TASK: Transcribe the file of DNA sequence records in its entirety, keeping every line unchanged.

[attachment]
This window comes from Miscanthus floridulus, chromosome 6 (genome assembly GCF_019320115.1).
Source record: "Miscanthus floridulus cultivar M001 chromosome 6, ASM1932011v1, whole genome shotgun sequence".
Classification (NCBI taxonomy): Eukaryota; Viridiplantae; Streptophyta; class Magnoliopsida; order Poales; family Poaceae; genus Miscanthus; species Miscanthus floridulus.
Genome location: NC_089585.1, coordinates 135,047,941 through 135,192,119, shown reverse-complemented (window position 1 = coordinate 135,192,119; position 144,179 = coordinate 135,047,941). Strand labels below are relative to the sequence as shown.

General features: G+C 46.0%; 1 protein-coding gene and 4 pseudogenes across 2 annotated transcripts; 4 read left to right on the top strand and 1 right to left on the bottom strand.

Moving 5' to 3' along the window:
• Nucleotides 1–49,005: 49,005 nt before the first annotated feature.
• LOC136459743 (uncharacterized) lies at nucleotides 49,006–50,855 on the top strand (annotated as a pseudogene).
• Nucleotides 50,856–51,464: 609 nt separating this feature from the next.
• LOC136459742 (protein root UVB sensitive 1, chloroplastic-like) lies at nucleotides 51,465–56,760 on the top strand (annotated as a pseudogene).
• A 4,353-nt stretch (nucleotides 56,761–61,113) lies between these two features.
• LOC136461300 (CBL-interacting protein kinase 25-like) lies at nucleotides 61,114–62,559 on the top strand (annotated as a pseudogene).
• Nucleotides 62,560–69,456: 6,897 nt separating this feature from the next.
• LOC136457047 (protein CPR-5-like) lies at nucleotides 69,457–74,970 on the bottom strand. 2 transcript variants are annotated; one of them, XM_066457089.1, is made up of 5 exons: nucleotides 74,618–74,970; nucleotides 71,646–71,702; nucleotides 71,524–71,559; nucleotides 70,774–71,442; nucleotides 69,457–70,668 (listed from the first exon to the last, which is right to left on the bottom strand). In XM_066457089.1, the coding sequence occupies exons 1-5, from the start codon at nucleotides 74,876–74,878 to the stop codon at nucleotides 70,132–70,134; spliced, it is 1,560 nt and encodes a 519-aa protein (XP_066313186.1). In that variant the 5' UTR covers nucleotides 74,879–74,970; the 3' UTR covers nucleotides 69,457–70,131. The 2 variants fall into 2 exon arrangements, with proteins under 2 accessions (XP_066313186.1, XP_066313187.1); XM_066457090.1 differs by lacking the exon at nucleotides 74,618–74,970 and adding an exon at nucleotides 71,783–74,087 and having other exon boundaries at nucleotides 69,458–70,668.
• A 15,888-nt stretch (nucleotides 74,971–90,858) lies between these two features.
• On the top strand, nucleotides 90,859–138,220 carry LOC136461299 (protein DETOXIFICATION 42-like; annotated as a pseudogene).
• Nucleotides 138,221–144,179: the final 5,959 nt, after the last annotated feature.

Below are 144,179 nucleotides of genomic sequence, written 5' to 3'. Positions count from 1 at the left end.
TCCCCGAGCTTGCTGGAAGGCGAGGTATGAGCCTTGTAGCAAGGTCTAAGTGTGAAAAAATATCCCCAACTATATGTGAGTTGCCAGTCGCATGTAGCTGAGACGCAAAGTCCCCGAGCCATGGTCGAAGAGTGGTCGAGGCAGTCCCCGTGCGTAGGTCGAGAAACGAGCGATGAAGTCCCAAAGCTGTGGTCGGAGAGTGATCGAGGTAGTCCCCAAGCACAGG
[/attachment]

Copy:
This window comes from Miscanthus floridulus, chromosome 6 (genome assembly GCF_019320115.1).
Source record: "Miscanthus floridulus cultivar M001 chromosome 6, ASM1932011v1, whole genome shotgun sequence".
Classification (NCBI taxonomy): Eukaryota; Viridiplantae; Streptophyta; class Magnoliopsida; order Poales; family Poaceae; genus Miscanthus; species Miscanthus floridulus.
Genome location: NC_089585.1, coordinates 135,047,941 through 135,192,119, shown reverse-complemented (window position 1 = coordinate 135,192,119; position 144,179 = coordinate 135,047,941). Strand labels below are relative to the sequence as shown.

General features: G+C 46.0%; 1 protein-coding gene and 4 pseudogenes across 2 annotated transcripts; 4 read left to right on the top strand and 1 right to left on the bottom strand.

Moving 5' to 3' along the window:
• Nucleotides 1–49,005: 49,005 nt before the first annotated feature.
• LOC136459743 (uncharacterized) lies at nucleotides 49,006–50,855 on the top strand (annotated as a pseudogene).
• Nucleotides 50,856–51,464: 609 nt separating this feature from the next.
• LOC136459742 (protein root UVB sensitive 1, chloroplastic-like) lies at nucleotides 51,465–56,760 on the top strand (annotated as a pseudogene).
• A 4,353-nt stretch (nucleotides 56,761–61,113) lies between these two features.
• LOC136461300 (CBL-interacting protein kinase 25-like) lies at nucleotides 61,114–62,559 on the top strand (annotated as a pseudogene).
• Nucleotides 62,560–69,456: 6,897 nt separating this feature from the next.
• LOC136457047 (protein CPR-5-like) lies at nucleotides 69,457–74,970 on the bottom strand. 2 transcript variants are annotated; one of them, XM_066457089.1, is made up of 5 exons: nucleotides 74,618–74,970; nucleotides 71,646–71,702; nucleotides 71,524–71,559; nucleotides 70,774–71,442; nucleotides 69,457–70,668 (listed from the first exon to the last, which is right to left on the bottom strand). In XM_066457089.1, the coding sequence occupies exons 1-5, from the start codon at nucleotides 74,876–74,878 to the stop codon at nucleotides 70,132–70,134; spliced, it is 1,560 nt and encodes a 519-aa protein (XP_066313186.1). In that variant the 5' UTR covers nucleotides 74,879–74,970; the 3' UTR covers nucleotides 69,457–70,131. The 2 variants fall into 2 exon arrangements, with proteins under 2 accessions (XP_066313186.1, XP_066313187.1); XM_066457090.1 differs by lacking the exon at nucleotides 74,618–74,970 and adding an exon at nucleotides 71,783–74,087 and having other exon boundaries at nucleotides 69,458–70,668.
• A 15,888-nt stretch (nucleotides 74,971–90,858) lies between these two features.
• On the top strand, nucleotides 90,859–138,220 carry LOC136461299 (protein DETOXIFICATION 42-like; annotated as a pseudogene).
• Nucleotides 138,221–144,179: the final 5,959 nt, after the last annotated feature.

Below are 144,179 nucleotides of genomic sequence, written 5' to 3'. Positions count from 1 at the left end.
TCCCCGAGCTTGCTGGAAGGCGAGGTATGAGCCTTGTAGCAAGGTCTAAGTGTGAAAAAATATCCCCAACTATATGTGAGTTGCCAGTCGCATGTAGCTGAGACGCAAAGTCCCCGAGCCATGGTCGAAGAGTGGTCGAGGCAGTCCCCGTGCGTAGGTCGAGAAACGAGCGATGAAGTCCCAAAGCTGTGGTCGGAGAGTGATCGAGGTAGTCCCCAAGCACAGG